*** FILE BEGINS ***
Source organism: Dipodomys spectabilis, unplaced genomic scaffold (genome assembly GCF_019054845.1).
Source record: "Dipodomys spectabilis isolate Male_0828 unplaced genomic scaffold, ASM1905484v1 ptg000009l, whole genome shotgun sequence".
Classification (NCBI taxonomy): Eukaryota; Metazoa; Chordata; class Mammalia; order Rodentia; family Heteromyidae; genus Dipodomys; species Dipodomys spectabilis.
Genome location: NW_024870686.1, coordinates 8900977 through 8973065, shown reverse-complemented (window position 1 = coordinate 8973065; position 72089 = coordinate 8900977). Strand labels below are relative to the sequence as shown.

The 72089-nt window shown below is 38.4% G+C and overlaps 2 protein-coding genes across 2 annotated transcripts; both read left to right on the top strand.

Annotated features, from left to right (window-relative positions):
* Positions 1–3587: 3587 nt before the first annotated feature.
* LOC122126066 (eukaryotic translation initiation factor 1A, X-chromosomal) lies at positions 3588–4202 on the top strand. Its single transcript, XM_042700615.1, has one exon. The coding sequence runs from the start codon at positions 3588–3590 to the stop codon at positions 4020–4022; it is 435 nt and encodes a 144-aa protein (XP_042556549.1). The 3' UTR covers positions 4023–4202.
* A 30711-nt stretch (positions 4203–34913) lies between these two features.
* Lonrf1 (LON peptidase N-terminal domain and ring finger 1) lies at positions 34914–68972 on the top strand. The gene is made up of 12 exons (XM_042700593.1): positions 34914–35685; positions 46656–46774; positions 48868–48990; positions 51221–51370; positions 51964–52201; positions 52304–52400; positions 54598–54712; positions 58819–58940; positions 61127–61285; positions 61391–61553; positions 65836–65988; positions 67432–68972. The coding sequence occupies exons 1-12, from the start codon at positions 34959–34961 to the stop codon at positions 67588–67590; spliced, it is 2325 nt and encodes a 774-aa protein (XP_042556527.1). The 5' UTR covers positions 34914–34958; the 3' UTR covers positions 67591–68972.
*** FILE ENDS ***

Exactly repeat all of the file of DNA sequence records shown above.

Source organism: Dipodomys spectabilis, unplaced genomic scaffold (genome assembly GCF_019054845.1).
Source record: "Dipodomys spectabilis isolate Male_0828 unplaced genomic scaffold, ASM1905484v1 ptg000009l, whole genome shotgun sequence".
Classification (NCBI taxonomy): Eukaryota; Metazoa; Chordata; class Mammalia; order Rodentia; family Heteromyidae; genus Dipodomys; species Dipodomys spectabilis.
Genome location: NW_024870686.1, coordinates 8900977 through 8973065, shown reverse-complemented (window position 1 = coordinate 8973065; position 72089 = coordinate 8900977). Strand labels below are relative to the sequence as shown.

The 72089-nt window shown below is 38.4% G+C and overlaps 2 protein-coding genes across 2 annotated transcripts; both read left to right on the top strand.

Annotated features, from left to right (window-relative positions):
* Positions 1–3587: 3587 nt before the first annotated feature.
* LOC122126066 (eukaryotic translation initiation factor 1A, X-chromosomal) lies at positions 3588–4202 on the top strand. Its single transcript, XM_042700615.1, has one exon. The coding sequence runs from the start codon at positions 3588–3590 to the stop codon at positions 4020–4022; it is 435 nt and encodes a 144-aa protein (XP_042556549.1). The 3' UTR covers positions 4023–4202.
* A 30711-nt stretch (positions 4203–34913) lies between these two features.
* Lonrf1 (LON peptidase N-terminal domain and ring finger 1) lies at positions 34914–68972 on the top strand. The gene is made up of 12 exons (XM_042700593.1): positions 34914–35685; positions 46656–46774; positions 48868–48990; positions 51221–51370; positions 51964–52201; positions 52304–52400; positions 54598–54712; positions 58819–58940; positions 61127–61285; positions 61391–61553; positions 65836–65988; positions 67432–68972. The coding sequence occupies exons 1-12, from the start codon at positions 34959–34961 to the stop codon at positions 67588–67590; spliced, it is 2325 nt and encodes a 774-aa protein (XP_042556527.1). The 5' UTR covers positions 34914–34958; the 3' UTR covers positions 67591–68972.